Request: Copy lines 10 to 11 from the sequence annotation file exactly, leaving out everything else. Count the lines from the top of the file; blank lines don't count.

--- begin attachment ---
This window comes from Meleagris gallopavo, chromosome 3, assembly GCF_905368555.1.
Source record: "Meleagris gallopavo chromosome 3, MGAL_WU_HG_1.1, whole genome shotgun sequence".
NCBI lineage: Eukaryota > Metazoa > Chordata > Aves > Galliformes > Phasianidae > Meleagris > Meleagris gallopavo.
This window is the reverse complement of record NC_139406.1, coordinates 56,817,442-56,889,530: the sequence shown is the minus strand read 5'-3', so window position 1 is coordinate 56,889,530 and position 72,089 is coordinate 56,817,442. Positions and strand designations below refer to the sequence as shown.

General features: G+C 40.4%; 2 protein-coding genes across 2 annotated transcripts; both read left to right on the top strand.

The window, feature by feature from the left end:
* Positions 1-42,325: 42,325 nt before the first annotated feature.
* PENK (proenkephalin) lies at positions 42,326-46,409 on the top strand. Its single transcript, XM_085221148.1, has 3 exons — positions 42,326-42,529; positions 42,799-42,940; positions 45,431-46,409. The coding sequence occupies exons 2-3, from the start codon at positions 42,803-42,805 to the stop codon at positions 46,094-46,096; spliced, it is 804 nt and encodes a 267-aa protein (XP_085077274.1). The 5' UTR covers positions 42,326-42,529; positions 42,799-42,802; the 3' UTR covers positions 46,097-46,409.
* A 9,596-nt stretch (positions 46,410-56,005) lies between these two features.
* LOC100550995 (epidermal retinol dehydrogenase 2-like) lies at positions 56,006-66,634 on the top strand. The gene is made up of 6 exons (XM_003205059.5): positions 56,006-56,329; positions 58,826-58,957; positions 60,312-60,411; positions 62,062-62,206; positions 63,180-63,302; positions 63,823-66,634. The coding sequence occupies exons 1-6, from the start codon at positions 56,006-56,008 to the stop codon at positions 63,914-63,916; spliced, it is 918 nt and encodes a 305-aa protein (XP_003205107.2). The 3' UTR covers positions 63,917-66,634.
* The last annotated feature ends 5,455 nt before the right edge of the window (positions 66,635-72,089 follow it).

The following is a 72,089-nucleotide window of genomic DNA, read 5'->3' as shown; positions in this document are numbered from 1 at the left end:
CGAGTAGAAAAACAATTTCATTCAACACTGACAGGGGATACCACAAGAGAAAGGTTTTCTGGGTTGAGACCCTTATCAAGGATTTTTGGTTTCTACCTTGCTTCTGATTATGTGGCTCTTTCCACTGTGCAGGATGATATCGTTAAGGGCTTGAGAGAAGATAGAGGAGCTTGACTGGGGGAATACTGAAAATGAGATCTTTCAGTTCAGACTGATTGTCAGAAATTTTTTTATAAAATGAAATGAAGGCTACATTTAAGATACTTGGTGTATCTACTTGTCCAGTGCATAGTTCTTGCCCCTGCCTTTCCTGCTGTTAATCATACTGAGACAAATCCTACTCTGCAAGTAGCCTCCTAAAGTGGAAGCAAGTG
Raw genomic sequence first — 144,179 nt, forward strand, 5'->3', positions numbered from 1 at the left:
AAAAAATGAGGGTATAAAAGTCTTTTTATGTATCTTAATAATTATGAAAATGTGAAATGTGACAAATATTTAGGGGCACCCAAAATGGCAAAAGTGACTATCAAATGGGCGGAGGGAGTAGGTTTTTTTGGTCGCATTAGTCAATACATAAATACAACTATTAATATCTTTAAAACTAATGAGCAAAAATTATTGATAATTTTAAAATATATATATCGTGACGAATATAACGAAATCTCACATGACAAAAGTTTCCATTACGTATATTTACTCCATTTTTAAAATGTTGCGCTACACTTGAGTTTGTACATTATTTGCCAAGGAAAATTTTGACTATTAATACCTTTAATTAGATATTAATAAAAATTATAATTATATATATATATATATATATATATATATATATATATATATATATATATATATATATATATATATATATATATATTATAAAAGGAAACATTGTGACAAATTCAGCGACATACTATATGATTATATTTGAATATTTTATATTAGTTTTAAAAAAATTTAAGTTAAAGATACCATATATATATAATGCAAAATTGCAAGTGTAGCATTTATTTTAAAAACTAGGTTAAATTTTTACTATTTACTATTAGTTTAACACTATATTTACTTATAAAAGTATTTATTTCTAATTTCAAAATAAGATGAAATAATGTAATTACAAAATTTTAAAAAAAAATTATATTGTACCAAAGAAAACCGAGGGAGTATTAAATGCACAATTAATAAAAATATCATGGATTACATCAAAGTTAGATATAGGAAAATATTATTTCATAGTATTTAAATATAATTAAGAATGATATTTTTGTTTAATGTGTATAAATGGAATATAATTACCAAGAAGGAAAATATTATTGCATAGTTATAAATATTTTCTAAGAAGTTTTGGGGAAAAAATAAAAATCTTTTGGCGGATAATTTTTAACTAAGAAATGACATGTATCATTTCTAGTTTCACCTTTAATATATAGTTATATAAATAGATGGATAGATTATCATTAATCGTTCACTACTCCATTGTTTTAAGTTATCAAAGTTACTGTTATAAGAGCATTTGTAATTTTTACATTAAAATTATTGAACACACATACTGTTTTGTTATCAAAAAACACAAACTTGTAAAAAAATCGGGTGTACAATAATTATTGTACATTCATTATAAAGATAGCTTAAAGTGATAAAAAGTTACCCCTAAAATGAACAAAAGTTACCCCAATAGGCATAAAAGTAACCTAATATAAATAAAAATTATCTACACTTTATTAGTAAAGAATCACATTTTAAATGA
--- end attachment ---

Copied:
* LOC100550995 (epidermal retinol dehydrogenase 2-like) lies at positions 56,006-66,634 on the top strand. The gene is made up of 6 exons (XM_003205059.5): positions 56,006-56,329; positions 58,826-58,957; positions 60,312-60,411; positions 62,062-62,206; positions 63,180-63,302; positions 63,823-66,634. The coding sequence occupies exons 1-6, from the start codon at positions 56,006-56,008 to the stop codon at positions 63,914-63,916; spliced, it is 918 nt and encodes a 305-aa protein (XP_003205107.2). The 3' UTR covers positions 63,917-66,634.
* The last annotated feature ends 5,455 nt before the right edge of the window (positions 66,635-72,089 follow it).